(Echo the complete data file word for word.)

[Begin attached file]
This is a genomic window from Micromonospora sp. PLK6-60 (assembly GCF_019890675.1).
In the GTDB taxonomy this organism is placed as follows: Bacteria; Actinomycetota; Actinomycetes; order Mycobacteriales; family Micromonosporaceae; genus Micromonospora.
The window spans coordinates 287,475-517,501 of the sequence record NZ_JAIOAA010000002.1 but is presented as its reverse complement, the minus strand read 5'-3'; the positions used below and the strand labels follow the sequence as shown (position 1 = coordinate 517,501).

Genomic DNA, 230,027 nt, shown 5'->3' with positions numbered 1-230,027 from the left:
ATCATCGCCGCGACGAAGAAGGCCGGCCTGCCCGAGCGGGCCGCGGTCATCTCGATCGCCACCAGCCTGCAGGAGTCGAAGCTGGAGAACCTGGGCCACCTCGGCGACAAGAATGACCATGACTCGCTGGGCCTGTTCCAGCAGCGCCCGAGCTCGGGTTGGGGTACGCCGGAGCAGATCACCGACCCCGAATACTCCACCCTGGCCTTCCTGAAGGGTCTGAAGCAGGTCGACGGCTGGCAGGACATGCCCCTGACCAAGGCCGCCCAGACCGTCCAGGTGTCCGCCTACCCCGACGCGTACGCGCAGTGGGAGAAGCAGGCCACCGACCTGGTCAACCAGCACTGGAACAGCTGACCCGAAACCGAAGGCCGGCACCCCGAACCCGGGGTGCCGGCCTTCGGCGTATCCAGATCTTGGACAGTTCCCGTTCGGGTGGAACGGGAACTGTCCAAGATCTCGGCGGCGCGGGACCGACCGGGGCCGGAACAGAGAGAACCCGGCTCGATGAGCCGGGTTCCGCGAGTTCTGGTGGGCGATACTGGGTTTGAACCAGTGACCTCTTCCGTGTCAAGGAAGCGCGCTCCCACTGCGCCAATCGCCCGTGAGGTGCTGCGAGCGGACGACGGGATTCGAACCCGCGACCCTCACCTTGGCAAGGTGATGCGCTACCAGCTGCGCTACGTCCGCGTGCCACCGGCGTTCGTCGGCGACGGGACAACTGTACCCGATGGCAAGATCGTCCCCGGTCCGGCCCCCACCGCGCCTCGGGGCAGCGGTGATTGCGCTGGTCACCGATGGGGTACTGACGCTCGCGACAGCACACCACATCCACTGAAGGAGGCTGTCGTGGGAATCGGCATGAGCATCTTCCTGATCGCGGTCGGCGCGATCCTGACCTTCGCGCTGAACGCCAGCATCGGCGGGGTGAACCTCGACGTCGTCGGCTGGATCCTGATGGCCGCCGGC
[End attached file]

This is a genomic window from Micromonospora sp. PLK6-60 (assembly GCF_019890675.1).
In the GTDB taxonomy this organism is placed as follows: Bacteria; Actinomycetota; Actinomycetes; order Mycobacteriales; family Micromonosporaceae; genus Micromonospora.
The window spans coordinates 287,475-517,501 of the sequence record NZ_JAIOAA010000002.1 but is presented as its reverse complement, the minus strand read 5'-3'; the positions used below and the strand labels follow the sequence as shown (position 1 = coordinate 517,501).

Genomic DNA, 230,027 nt, shown 5'->3' with positions numbered 1-230,027 from the left:
ATCATCGCCGCGACGAAGAAGGCCGGCCTGCCCGAGCGGGCCGCGGTCATCTCGATCGCCACCAGCCTGCAGGAGTCGAAGCTGGAGAACCTGGGCCACCTCGGCGACAAGAATGACCATGACTCGCTGGGCCTGTTCCAGCAGCGCCCGAGCTCGGGTTGGGGTACGCCGGAGCAGATCACCGACCCCGAATACTCCACCCTGGCCTTCCTGAAGGGTCTGAAGCAGGTCGACGGCTGGCAGGACATGCCCCTGACCAAGGCCGCCCAGACCGTCCAGGTGTCCGCCTACCCCGACGCGTACGCGCAGTGGGAGAAGCAGGCCACCGACCTGGTCAACCAGCACTGGAACAGCTGACCCGAAACCGAAGGCCGGCACCCCGAACCCGGGGTGCCGGCCTTCGGCGTATCCAGATCTTGGACAGTTCCCGTTCGGGTGGAACGGGAACTGTCCAAGATCTCGGCGGCGCGGGACCGACCGGGGCCGGAACAGAGAGAACCCGGCTCGATGAGCCGGGTTCCGCGAGTTCTGGTGGGCGATACTGGGTTTGAACCAGTGACCTCTTCCGTGTCAAGGAAGCGCGCTCCCACTGCGCCAATCGCCCGTGAGGTGCTGCGAGCGGACGACGGGATTCGAACCCGCGACCCTCACCTTGGCAAGGTGATGCGCTACCAGCTGCGCTACGTCCGCGTGCCACCGGCGTTCGTCGGCGACGGGACAACTGTACCCGATGGCAAGATCGTCCCCGGTCCGGCCCCCACCGCGCCTCGGGGCAGCGGTGATTGCGCTGGTCACCGATGGGGTACTGACGCTCGCGACAGCACACCACATCCACTGAAGGAGGCTGTCGTGGGAATCGGCATGAGCATCTTCCTGATCGCGGTCGGCGCGATCCTGACCTTCGCGCTGAACGCCAGCATCGGCGGGGTGAACCTCGACGTCGTCGGCTGGATCCTGATGGCCGCCGGC